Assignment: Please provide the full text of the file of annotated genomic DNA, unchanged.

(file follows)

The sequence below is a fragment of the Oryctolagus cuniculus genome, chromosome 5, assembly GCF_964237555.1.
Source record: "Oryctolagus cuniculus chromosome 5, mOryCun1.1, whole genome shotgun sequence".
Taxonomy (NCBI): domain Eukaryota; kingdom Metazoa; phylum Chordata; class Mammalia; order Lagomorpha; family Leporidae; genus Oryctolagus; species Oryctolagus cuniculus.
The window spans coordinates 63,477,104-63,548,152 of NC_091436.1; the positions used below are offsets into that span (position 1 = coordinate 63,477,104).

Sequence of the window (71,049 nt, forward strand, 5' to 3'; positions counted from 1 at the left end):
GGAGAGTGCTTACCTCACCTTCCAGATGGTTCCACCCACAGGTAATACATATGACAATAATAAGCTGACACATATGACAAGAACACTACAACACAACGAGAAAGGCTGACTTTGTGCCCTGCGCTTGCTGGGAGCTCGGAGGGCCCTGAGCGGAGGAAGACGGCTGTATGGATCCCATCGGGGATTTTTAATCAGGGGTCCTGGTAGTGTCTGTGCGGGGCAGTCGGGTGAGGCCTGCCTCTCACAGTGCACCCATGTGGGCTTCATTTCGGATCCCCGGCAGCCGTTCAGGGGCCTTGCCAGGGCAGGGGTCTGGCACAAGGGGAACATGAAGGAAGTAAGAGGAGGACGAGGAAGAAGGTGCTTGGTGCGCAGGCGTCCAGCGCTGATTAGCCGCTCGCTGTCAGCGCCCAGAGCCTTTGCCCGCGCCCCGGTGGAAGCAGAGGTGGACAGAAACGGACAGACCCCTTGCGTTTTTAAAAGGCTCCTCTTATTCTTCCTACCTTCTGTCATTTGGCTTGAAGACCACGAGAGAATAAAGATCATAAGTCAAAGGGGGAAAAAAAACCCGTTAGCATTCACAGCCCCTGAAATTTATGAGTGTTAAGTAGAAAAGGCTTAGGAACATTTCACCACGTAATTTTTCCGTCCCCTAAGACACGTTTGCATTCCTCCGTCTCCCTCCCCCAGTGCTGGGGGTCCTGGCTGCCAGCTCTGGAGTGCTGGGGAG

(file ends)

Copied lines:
The sequence below is a fragment of the Oryctolagus cuniculus genome, chromosome 5, assembly GCF_964237555.1.
Source record: "Oryctolagus cuniculus chromosome 5, mOryCun1.1, whole genome shotgun sequence".
Taxonomy (NCBI): domain Eukaryota; kingdom Metazoa; phylum Chordata; class Mammalia; order Lagomorpha; family Leporidae; genus Oryctolagus; species Oryctolagus cuniculus.
The window spans coordinates 63,477,104-63,548,152 of NC_091436.1; the positions used below are offsets into that span (position 1 = coordinate 63,477,104).

Sequence of the window (71,049 nt, forward strand, 5' to 3'; positions counted from 1 at the left end):
GGAGAGTGCTTACCTCACCTTCCAGATGGTTCCACCCACAGGTAATACATATGACAATAATAAGCTGACACATATGACAAGAACACTACAACACAACGAGAAAGGCTGACTTTGTGCCCTGCGCTTGCTGGGAGCTCGGAGGGCCCTGAGCGGAGGAAGACGGCTGTATGGATCCCATCGGGGATTTTTAATCAGGGGTCCTGGTAGTGTCTGTGCGGGGCAGTCGGGTGAGGCCTGCCTCTCACAGTGCACCCATGTGGGCTTCATTTCGGATCCCCGGCAGCCGTTCAGGGGCCTTGCCAGGGCAGGGGTCTGGCACAAGGGGAACATGAAGGAAGTAAGAGGAGGACGAGGAAGAAGGTGCTTGGTGCGCAGGCGTCCAGCGCTGATTAGCCGCTCGCTGTCAGCGCCCAGAGCCTTTGCCCGCGCCCCGGTGGAAGCAGAGGTGGACAGAAACGGACAGACCCCTTGCGTTTTTAAAAGGCTCCTCTTATTCTTCCTACCTTCTGTCATTTGGCTTGAAGACCACGAGAGAATAAAGATCATAAGTCAAAGGGGGAAAAAAAACCCGTTAGCATTCACAGCCCCTGAAATTTATGAGTGTTAAGTAGAAAAGGCTTAGGAACATTTCACCACGTAATTTTTCCGTCCCCTAAGACACGTTTGCATTCCTCCGTCTCCCTCCCCCAGTGCTGGGGGTCCTGGCTGCCAGCTCTGGAGTGCTGGGGAG